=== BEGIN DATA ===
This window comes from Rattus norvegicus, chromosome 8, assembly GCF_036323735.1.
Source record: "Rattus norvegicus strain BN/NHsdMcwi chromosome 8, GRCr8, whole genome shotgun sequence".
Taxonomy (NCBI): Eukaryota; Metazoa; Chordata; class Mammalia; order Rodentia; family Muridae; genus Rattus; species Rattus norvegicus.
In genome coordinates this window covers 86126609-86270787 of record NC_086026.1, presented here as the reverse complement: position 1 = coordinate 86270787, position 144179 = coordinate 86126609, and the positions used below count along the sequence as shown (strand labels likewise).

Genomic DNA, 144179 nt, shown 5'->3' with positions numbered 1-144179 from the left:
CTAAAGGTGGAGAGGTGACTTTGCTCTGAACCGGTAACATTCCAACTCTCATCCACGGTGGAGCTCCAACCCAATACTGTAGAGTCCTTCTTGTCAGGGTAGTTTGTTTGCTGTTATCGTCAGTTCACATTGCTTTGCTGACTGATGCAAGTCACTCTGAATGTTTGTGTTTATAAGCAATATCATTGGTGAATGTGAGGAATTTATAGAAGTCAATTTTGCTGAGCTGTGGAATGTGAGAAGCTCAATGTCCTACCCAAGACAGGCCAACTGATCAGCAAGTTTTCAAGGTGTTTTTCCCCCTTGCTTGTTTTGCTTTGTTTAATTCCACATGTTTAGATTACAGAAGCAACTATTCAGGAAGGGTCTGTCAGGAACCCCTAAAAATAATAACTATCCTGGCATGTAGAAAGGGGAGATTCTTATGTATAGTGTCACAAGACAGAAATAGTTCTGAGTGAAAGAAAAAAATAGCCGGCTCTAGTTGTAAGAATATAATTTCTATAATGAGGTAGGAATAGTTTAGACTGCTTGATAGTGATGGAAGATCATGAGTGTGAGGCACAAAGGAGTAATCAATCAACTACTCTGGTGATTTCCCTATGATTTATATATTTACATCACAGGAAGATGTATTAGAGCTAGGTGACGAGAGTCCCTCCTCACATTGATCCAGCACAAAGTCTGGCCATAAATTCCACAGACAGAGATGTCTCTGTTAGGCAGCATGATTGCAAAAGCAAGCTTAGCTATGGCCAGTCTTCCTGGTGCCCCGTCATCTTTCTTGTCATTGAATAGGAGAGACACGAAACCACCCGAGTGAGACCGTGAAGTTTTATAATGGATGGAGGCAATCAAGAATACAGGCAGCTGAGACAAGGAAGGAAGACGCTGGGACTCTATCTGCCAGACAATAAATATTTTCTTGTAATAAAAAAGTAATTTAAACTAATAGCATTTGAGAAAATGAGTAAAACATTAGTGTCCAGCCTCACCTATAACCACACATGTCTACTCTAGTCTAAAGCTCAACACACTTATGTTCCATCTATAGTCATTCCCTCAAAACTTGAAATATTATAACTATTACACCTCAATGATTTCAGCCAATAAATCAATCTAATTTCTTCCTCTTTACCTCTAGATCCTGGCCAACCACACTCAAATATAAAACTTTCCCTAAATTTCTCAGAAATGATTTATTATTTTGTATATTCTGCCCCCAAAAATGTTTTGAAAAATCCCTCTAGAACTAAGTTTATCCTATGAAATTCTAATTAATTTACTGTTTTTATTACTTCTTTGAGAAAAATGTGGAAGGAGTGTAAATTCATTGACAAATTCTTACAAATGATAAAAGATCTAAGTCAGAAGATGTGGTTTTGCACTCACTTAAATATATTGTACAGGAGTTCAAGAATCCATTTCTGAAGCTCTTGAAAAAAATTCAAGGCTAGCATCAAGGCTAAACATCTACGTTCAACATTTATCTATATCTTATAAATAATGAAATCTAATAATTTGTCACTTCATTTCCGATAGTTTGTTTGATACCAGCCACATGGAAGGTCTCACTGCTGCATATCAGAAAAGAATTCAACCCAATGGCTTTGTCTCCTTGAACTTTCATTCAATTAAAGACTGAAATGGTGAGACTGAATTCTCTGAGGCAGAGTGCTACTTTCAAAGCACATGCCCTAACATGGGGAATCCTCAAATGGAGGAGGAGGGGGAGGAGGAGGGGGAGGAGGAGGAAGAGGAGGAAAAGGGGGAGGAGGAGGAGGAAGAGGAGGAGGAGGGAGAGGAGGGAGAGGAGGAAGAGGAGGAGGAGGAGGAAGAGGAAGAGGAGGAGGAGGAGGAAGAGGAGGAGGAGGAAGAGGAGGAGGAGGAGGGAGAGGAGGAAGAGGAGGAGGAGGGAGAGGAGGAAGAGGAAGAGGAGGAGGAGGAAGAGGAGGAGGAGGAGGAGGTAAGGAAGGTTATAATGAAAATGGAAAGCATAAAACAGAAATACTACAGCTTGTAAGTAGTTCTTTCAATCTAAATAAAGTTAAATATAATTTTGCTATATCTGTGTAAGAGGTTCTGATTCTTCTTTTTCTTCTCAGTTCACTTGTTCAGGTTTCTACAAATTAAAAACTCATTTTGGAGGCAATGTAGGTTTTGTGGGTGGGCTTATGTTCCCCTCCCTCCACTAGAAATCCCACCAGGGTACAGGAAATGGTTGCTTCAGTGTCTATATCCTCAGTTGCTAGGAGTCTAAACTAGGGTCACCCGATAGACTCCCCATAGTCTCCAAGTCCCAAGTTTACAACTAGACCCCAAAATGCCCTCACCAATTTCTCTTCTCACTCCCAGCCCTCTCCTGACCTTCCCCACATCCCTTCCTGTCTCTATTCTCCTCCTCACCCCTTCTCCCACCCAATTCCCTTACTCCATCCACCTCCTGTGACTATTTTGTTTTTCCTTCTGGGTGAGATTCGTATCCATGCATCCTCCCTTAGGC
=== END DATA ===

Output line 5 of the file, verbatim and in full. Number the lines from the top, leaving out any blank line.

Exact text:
Genomic DNA, 144179 nt, shown 5'->3' with positions numbered 1-144179 from the left: